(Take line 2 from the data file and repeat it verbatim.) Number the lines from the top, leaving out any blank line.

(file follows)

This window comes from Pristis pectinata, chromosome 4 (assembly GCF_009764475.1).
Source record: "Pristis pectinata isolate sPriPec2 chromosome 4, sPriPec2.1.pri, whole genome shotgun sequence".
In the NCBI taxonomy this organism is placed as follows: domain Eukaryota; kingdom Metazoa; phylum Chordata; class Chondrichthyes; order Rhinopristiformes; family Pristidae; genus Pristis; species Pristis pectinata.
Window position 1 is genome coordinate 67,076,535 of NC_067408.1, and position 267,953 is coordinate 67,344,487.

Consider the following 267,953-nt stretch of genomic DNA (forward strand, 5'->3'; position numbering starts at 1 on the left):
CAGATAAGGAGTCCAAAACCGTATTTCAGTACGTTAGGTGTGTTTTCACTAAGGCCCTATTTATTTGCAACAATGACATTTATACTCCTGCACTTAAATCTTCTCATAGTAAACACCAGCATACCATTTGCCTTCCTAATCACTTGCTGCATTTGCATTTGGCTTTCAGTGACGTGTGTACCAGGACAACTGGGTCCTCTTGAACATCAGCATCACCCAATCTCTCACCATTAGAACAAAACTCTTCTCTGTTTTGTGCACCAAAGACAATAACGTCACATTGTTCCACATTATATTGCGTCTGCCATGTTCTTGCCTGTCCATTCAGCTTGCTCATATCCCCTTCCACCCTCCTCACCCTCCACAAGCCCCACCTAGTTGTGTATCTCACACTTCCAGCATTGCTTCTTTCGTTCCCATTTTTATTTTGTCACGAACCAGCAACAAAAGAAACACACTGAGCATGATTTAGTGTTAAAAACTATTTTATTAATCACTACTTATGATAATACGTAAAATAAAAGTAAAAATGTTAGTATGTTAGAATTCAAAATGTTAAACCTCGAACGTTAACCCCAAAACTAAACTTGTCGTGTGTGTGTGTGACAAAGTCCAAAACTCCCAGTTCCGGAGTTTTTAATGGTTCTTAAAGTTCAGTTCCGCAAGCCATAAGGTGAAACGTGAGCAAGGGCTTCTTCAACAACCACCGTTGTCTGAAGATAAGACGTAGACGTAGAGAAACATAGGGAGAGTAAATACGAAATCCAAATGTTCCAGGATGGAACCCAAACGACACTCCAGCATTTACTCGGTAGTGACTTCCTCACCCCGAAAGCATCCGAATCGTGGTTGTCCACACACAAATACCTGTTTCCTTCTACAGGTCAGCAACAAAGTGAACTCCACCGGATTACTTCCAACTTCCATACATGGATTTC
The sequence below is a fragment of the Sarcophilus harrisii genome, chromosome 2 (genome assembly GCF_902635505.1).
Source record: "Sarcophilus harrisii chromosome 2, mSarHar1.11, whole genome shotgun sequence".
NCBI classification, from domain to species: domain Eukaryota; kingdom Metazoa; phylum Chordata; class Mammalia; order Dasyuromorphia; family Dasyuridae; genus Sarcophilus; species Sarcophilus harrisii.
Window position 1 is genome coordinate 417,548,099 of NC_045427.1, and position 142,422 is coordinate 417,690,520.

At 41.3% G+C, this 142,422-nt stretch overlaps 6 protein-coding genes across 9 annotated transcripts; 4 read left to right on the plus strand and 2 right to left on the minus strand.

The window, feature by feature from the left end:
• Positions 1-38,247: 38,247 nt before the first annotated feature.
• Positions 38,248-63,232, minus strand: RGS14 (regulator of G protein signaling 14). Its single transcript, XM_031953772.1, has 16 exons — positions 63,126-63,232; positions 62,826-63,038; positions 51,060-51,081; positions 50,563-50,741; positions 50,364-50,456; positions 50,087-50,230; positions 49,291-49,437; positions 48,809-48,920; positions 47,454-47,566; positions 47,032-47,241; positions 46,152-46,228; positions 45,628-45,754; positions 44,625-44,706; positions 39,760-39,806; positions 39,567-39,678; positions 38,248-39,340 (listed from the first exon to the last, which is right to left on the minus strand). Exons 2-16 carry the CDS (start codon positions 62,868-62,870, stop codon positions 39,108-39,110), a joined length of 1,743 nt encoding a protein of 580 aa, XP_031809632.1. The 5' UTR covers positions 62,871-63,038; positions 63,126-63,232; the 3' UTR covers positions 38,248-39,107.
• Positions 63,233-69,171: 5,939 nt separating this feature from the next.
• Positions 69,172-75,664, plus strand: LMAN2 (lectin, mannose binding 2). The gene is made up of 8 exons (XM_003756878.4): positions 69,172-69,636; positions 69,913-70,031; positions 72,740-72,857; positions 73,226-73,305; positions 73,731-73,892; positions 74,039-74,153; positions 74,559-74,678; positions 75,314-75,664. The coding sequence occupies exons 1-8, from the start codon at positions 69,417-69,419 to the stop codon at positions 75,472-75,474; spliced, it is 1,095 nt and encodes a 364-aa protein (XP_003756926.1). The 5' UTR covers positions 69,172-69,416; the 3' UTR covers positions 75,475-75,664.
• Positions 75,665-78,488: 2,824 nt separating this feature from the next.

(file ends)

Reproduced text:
Source record: "Pristis pectinata isolate sPriPec2 chromosome 4, sPriPec2.1.pri, whole genome shotgun sequence".